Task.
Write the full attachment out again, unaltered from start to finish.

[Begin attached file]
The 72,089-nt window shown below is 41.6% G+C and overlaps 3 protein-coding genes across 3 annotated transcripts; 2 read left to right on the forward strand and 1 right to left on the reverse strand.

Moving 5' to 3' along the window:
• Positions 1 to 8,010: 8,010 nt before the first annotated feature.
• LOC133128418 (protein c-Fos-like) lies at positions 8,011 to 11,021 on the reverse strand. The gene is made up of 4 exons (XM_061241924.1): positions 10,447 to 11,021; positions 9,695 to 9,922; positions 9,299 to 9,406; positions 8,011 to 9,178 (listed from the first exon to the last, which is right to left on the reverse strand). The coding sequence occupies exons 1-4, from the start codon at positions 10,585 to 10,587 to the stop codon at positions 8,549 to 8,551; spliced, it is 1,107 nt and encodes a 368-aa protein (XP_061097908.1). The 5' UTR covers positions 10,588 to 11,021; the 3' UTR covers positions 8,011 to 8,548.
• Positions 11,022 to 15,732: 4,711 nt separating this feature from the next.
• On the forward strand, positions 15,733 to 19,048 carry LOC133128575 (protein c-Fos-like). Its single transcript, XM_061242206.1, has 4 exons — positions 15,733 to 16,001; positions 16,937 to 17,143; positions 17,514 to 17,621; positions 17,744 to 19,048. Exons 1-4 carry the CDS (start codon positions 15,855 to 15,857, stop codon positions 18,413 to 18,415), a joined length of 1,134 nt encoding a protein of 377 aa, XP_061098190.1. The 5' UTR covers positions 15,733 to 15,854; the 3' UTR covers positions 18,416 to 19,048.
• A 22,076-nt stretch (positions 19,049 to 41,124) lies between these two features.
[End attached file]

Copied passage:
The 72,089-nt window shown below is 41.6% G+C and overlaps 3 protein-coding genes across 3 annotated transcripts; 2 read left to right on the forward strand and 1 right to left on the reverse strand.

Moving 5' to 3' along the window:
• Positions 1 to 8,010: 8,010 nt before the first annotated feature.
• LOC133128418 (protein c-Fos-like) lies at positions 8,011 to 11,021 on the reverse strand. The gene is made up of 4 exons (XM_061241924.1): positions 10,447 to 11,021; positions 9,695 to 9,922; positions 9,299 to 9,406; positions 8,011 to 9,178 (listed from the first exon to the last, which is right to left on the reverse strand). The coding sequence occupies exons 1-4, from the start codon at positions 10,585 to 10,587 to the stop codon at positions 8,549 to 8,551; spliced, it is 1,107 nt and encodes a 368-aa protein (XP_061097908.1). The 5' UTR covers positions 10,588 to 11,021; the 3' UTR covers positions 8,011 to 8,548.
• Positions 11,022 to 15,732: 4,711 nt separating this feature from the next.
• On the forward strand, positions 15,733 to 19,048 carry LOC133128575 (protein c-Fos-like). Its single transcript, XM_061242206.1, has 4 exons — positions 15,733 to 16,001; positions 16,937 to 17,143; positions 17,514 to 17,621; positions 17,744 to 19,048. Exons 1-4 carry the CDS (start codon positions 15,855 to 15,857, stop codon positions 18,413 to 18,415), a joined length of 1,134 nt encoding a protein of 377 aa, XP_061098190.1. The 5' UTR covers positions 15,733 to 15,854; the 3' UTR covers positions 18,416 to 19,048.
• A 22,076-nt stretch (positions 19,049 to 41,124) lies between these two features.